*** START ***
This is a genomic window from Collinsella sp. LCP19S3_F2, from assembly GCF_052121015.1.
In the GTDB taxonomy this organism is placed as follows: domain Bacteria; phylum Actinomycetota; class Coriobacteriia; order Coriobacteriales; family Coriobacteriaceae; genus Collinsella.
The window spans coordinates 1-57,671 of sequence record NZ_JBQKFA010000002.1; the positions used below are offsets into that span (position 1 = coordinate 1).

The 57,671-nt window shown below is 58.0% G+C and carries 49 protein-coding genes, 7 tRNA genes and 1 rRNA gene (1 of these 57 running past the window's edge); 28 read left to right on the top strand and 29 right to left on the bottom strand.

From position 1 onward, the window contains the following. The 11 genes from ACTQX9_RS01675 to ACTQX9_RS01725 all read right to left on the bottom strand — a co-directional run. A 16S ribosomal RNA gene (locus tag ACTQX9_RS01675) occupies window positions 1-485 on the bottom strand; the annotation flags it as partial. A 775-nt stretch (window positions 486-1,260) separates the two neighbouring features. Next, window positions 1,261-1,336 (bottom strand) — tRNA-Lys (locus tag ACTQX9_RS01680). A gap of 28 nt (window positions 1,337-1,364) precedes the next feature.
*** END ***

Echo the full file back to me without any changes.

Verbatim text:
This is a genomic window from Collinsella sp. LCP19S3_F2, from assembly GCF_052121015.1.
In the GTDB taxonomy this organism is placed as follows: domain Bacteria; phylum Actinomycetota; class Coriobacteriia; order Coriobacteriales; family Coriobacteriaceae; genus Collinsella.
The window spans coordinates 1-57,671 of sequence record NZ_JBQKFA010000002.1; the positions used below are offsets into that span (position 1 = coordinate 1).

The 57,671-nt window shown below is 58.0% G+C and carries 49 protein-coding genes, 7 tRNA genes and 1 rRNA gene (1 of these 57 running past the window's edge); 28 read left to right on the top strand and 29 right to left on the bottom strand.

From position 1 onward, the window contains the following. The 11 genes from ACTQX9_RS01675 to ACTQX9_RS01725 all read right to left on the bottom strand — a co-directional run. A 16S ribosomal RNA gene (locus tag ACTQX9_RS01675) occupies window positions 1-485 on the bottom strand; the annotation flags it as partial. A 775-nt stretch (window positions 486-1,260) separates the two neighbouring features. Next, window positions 1,261-1,336 (bottom strand) — tRNA-Lys (locus tag ACTQX9_RS01680). A gap of 28 nt (window positions 1,337-1,364) precedes the next feature.